Faked Fossils Of Primitive Man

Faked Fossils of Primitive Man

Archeological Fakes 1970

Adolf Reith Trans. by Diana Imber v


[34] Prehistorians and particularly museum experts have to be on the watch for forgeries, which sometimes appear in unexpected areas such as anthropology. At the time of Darwin and Haeckel, that is the latter part of the nineteenth century, the origins of man were passionately discussed by anthropologists and students of Prehistory. Two hundred years earlier it was still very dangerous to talk of fossilized man, or pre-Adam man as he-was then called. The French scholar Isaac de la Peyrere, who supported this view, was only able to save himself from the Inquisition by adopting the catholic faith. At the beginning of the nineteenth century another French scholar, Cuvier, had denied the existence of fossilman until a few decades later (about 1843) a customs official produced evidence. This man, Boucher de Perthes. like John Frere and MacErny in England had found flints, in other words man-made tools. together with the bones of extinct animals. proving that the animals must have lived at the same time as the tool-makers. Hence fossil-man must have existed. The only difficulty was to find his bones and Boucher de Perthes was very keen to do so. His professional colleagues and opponents always asked why he produced as evidence only the tools and never a part even of the skeleton of his antediluvian man, and for decades Boucher could not answer this question. Finally he offered a reward of two hundred gold francs to the first one of his workmen to bring him a bone of antediluvian man. Boucher de Perthes was by now seventy-five. Therefore he was all the more overjoyed when in March 1863. a worker in the gravelpit at Moulin-Quignon (near Abbeville) discovered another five flints (Pl. 11) and with them a human tooth. That seemed conclusive at last and Boucher de Perthes hurried down to the quarry to find, in the same place. another flint. and a little later, five metres below the surface. the lower jaw of a man. He sent the lower jaw to the "Academy of Science" and the anthropologist Jean-Louis Armand de Quatrefages declared the piece not only genuine but [35] of considerable importance (Pl. 12). Then doubts were raised and began to pour in from every side. A group of English and French scholars, one of whom was the famous archaeologist John Evan, declared that the flint tools, as well as the lower jaw, were false. Evans sent an English excavator to Moulin-Quignon-at the time excavators and scholars were distinct-to dig on the site with Boucher de Perthes. But since the Frenchman spoke no English and the Englishman no French such communication as there was led nowhere. Meanwhile the lower jaw was analysed by a chemist who declared that there was a large quantity of organic matter in the bone which must therefore be quite modern. The elderly Boucher de Perthes defended his "lower jaw" with as much obstinacy as subjectivity against the English and closed his dissertation with these words: "Gentlemen, man's intellect can lead him far astray. Now prehistoric man has not only political but also ecclesiastical England against him." Boucher de Perthes clung with the obstinacy of old age to the genuineness of the lower jaw and he continued to defend it against all comers. He died four years later, in 1868, still convinced that the find his workers had produced for him in order to claim the reward was genuine. It was unfortunate that he was not alive to hear the oration delivered at the unveiling of his memorial. when one of the speakers described the lower jaw of Moulin-Quignon as one of the finest jewels in the crown of such discoveries!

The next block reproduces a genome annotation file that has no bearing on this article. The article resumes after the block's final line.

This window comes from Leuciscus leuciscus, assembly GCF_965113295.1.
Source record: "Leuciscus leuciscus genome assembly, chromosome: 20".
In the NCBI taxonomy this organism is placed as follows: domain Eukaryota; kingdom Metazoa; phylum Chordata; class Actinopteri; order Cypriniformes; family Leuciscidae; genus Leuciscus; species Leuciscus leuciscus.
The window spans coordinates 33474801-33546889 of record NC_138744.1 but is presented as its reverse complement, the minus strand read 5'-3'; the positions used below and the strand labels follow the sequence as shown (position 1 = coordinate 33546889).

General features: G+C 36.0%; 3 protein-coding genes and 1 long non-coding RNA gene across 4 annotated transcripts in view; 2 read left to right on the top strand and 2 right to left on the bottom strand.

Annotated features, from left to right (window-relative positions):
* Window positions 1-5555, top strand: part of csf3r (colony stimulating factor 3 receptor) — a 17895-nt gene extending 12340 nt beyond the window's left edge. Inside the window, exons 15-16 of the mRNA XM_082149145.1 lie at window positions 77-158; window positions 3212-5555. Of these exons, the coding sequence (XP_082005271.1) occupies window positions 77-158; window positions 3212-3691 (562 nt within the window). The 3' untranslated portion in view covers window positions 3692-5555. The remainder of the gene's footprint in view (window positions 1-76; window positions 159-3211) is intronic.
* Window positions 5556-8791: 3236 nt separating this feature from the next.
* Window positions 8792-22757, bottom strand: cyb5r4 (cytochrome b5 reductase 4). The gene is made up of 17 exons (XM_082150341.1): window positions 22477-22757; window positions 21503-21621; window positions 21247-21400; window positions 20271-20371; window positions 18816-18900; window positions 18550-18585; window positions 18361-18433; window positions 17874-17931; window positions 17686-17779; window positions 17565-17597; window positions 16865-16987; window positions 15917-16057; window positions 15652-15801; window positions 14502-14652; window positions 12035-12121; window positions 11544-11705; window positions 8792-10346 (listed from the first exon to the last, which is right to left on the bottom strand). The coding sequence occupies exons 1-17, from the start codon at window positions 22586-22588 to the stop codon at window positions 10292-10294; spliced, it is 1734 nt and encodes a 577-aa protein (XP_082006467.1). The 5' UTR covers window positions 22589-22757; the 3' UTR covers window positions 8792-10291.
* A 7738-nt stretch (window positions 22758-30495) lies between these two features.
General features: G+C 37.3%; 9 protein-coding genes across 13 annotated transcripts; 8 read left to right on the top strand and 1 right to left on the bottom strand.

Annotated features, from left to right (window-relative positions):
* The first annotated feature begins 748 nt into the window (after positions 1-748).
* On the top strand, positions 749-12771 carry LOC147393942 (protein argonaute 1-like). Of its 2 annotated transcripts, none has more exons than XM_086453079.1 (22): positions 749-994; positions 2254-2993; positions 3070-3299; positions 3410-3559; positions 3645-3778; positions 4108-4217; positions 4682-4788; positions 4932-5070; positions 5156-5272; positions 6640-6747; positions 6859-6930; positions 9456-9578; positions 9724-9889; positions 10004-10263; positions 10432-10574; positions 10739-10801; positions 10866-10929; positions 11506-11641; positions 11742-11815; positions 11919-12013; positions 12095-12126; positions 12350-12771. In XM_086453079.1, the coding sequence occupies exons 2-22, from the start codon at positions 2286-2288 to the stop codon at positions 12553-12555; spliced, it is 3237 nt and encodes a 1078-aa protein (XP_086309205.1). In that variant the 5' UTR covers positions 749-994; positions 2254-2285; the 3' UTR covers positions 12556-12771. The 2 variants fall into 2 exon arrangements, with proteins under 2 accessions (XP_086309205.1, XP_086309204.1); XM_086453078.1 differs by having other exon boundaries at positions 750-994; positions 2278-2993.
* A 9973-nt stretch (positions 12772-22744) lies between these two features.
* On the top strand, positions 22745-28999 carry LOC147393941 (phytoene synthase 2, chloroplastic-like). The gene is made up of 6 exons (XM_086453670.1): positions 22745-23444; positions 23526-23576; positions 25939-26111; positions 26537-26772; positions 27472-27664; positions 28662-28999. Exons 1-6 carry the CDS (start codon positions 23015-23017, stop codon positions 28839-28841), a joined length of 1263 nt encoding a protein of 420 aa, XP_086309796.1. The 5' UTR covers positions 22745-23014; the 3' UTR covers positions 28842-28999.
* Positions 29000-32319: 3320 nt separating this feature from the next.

The news of Boucher de Perthes's discoveries had scarcely reached the States when, in 1838, an American called Koch found in Missouri obsidian arrow-heads lying with the bones of a mastodon, but these were proved to be modern and had clearly been added later by Mr Koch. It was surely not chance that barely thirty years later in 1866 led to the discovery of a human skull in a Californian gold mine about forty yards deep in the tertiary layer? This "primeval" discovery put the Americans far ahead of Europe. An anthropologist called Wilson was absolutely convinced that this was the oldest man in the world, tertiary man, discovered in the gold-laden sand of Calaveras County in California. Lack of proper means of comparison made such statements feasible at the time. How the skull came to be lying so deep was never explained. It is, however, certain that it is identical with the skull of a modern Californian Indian. This was proved not only by the remains of a modern snake found within the skull, but by a later test which gave a negative fluorine


Flint Hand Axes

11. Forged flint hand axes, Moulin-Quignon


reaction. Bret Hart wrote a satire about the Calaveras tertiary man in which he allows the skull to explain how it had belonged to a gold digger called Bowers, who would much prefer to have been buried in his homeland of Missouri than to lie forgotten in the drawer of a museum. His wish was not fulfilled, for today the skull is stored away in the Peabody Museum in Harvard. (It has since been established that the New World can provide no Middle Palaeolithic human remains, that is, nothing pre-Neanderthal, or Neanderthal. Late Palaeolithic man reached and crossed the North American continent, from the Bering Straits, towards the end of the last great glaciation, at the earliest, therefore, about 15,000 BC.)
Lower Jaw Discussion

12. Discussion over the Lower Jaw of Moulin-Quignon.